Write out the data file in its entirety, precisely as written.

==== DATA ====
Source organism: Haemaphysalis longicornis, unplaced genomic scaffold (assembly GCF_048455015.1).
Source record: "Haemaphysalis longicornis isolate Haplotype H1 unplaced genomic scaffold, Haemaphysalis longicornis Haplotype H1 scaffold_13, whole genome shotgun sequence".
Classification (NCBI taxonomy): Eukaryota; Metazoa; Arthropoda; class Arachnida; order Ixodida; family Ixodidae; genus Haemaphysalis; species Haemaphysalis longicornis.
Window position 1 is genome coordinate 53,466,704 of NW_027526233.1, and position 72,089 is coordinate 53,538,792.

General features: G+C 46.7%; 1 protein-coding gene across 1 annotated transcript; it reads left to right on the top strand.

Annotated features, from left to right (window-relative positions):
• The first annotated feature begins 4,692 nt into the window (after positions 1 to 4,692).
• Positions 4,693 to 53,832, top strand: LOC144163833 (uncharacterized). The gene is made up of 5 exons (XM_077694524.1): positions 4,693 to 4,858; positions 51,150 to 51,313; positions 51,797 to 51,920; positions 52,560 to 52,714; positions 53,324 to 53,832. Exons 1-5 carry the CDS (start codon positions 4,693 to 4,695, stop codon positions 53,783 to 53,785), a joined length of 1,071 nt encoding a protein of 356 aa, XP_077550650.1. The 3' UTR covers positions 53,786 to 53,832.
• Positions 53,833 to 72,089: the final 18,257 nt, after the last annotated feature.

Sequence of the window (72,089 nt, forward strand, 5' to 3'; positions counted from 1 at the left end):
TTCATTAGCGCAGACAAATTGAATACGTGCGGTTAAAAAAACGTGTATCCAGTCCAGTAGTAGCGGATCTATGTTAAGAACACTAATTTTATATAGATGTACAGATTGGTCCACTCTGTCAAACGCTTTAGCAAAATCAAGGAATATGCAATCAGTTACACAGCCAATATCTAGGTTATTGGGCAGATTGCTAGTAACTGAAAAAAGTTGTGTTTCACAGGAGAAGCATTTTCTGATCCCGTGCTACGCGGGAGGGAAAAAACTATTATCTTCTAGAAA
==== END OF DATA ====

Source organism: Haemaphysalis longicornis, unplaced genomic scaffold (assembly GCF_048455015.1).
Source record: "Haemaphysalis longicornis isolate Haplotype H1 unplaced genomic scaffold, Haemaphysalis longicornis Haplotype H1 scaffold_13, whole genome shotgun sequence".
Classification (NCBI taxonomy): Eukaryota; Metazoa; Arthropoda; class Arachnida; order Ixodida; family Ixodidae; genus Haemaphysalis; species Haemaphysalis longicornis.
Window position 1 is genome coordinate 53,466,704 of NW_027526233.1, and position 72,089 is coordinate 53,538,792.

General features: G+C 46.7%; 1 protein-coding gene across 1 annotated transcript; it reads left to right on the top strand.

Annotated features, from left to right (window-relative positions):
• The first annotated feature begins 4,692 nt into the window (after positions 1 to 4,692).
• Positions 4,693 to 53,832, top strand: LOC144163833 (uncharacterized). The gene is made up of 5 exons (XM_077694524.1): positions 4,693 to 4,858; positions 51,150 to 51,313; positions 51,797 to 51,920; positions 52,560 to 52,714; positions 53,324 to 53,832. Exons 1-5 carry the CDS (start codon positions 4,693 to 4,695, stop codon positions 53,783 to 53,785), a joined length of 1,071 nt encoding a protein of 356 aa, XP_077550650.1. The 3' UTR covers positions 53,786 to 53,832.
• Positions 53,833 to 72,089: the final 18,257 nt, after the last annotated feature.

Sequence of the window (72,089 nt, forward strand, 5' to 3'; positions counted from 1 at the left end):
TTCATTAGCGCAGACAAATTGAATACGTGCGGTTAAAAAAACGTGTATCCAGTCCAGTAGTAGCGGATCTATGTTAAGAACACTAATTTTATATAGATGTACAGATTGGTCCACTCTGTCAAACGCTTTAGCAAAATCAAGGAATATGCAATCAGTTACACAGCCAATATCTAGGTTATTGGGCAGATTGCTAGTAACTGAAAAAAGTTGTGTTTCACAGGAGAAGCATTTTCTGATCCCGTGCTACGCGGGAGGGAAAAAACTATTATCTTCTAGAAA